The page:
Watching McG’s The Babysitter and Chris Peckover’s Better Watch Out recently made me reflect on how cinema plays with violence and what the viewer is left with to think about.
Better Watch Out (Chris Peckover, 2016)
It’s not the first time that reflections such as this come to my mind. On a previous, now dead version of this blog, I wrote about the link between real violence and money-bait one. I argued about violence as a spectacle in Spectre and as a menacing device in Universal Soldier: Day of Reckoning. Violence has become a de facto in most blockbusters, and the boundaries within which it is depicted keeps getting stretched back and forth.
The Babysitter and Better Watch Out stand as different takes on the home invasion horror. They try to defy genre conventions while simultaneously nodding at the slasher-savvy geek. Tentatively following the likes of Scream and Detention in the case of The Babysitter, pushing an easily predictable twist in Better Watch Out.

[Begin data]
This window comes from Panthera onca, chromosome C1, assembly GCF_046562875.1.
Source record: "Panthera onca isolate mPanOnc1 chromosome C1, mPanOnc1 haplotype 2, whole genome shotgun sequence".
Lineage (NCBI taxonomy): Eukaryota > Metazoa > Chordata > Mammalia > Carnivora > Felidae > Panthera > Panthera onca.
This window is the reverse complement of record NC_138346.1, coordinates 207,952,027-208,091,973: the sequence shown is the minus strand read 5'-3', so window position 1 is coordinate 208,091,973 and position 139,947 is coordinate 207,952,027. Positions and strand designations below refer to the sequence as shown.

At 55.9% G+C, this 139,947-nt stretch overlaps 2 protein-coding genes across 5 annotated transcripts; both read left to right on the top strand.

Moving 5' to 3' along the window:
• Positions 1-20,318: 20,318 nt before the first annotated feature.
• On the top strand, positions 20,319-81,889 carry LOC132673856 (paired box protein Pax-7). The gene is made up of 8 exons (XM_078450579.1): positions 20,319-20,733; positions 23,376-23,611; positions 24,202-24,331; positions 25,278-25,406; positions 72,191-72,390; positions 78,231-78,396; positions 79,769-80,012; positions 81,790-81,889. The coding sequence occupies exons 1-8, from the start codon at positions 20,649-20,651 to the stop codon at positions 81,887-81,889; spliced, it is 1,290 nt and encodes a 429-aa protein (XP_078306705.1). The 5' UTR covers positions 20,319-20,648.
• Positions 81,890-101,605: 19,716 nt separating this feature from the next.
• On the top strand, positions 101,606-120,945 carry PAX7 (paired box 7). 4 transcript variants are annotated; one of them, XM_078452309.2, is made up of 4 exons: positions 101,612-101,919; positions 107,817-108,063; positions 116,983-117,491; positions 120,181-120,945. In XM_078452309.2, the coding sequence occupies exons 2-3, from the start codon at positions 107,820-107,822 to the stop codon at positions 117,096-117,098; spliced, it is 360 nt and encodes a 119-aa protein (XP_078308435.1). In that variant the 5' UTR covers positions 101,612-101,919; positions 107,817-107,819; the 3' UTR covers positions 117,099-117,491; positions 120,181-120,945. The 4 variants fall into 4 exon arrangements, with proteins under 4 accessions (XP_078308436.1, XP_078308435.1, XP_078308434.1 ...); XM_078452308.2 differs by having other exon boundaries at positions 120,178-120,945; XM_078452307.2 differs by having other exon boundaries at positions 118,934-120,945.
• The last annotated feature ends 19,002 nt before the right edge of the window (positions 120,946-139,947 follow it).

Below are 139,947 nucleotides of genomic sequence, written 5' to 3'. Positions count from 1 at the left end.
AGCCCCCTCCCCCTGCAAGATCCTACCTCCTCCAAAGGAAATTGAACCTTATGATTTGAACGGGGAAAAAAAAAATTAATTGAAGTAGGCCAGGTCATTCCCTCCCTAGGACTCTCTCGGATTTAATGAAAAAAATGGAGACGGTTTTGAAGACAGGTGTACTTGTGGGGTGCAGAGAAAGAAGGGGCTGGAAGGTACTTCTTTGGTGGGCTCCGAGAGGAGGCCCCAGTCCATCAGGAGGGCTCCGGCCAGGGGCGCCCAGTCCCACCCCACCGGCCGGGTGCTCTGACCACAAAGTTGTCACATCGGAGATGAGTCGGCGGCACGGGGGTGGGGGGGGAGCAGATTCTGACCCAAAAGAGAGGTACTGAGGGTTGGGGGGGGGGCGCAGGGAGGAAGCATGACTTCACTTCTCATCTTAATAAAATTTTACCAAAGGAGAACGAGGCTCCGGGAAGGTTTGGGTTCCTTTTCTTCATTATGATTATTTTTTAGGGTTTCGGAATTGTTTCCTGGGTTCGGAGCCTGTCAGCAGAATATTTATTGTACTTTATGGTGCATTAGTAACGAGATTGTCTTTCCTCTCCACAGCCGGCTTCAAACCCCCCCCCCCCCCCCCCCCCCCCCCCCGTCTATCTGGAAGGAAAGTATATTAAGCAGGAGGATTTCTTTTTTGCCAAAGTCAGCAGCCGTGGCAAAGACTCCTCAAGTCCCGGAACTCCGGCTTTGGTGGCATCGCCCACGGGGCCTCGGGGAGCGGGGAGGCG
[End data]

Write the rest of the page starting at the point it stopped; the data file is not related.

Albeit dissimilar in the intent, both films make large use of violence during their ninety minutes. The Babysitter makes a laugh out of it, with overtly obnoxious deaths and blood splattering everywhere as we are constantly reminded this is just a joke. Better Watch Out instead goes for the serious and scary way, even condemning the use of violence as a comic tool at one point. Unfortunately, it reassures its viewers that there is nothing to be afraid of by pleasing them in the end.
Aside from few exceptions (e.g., Paul Verhoeven), I find it difficult to tolerate violence as entertainment. Unless used as a means to something else, like satire or an inevitable part of dramatic events, indulging in gory details generally adds nothing to the whole film. On the contrary, it usually fails to hide a poor script and the lack of decent ideas. The thin line between futile gimmick and necessary evil is too often missed.
Worse than that, years and years of treating violence as something silly has brain-washed many viewers. If you have ever been annoyed by people laughing at the violence on screen at the cinema, you know what I mean. I remember some guys right behind my seat laughing and cracking jokes at the death of Immortan Joe in Mad Max: Fury Road, completely ruining the dramatic effect of the scene. Who knows, probably these are the same guys who will find the on-screen labels of The Babysitter smart and funny.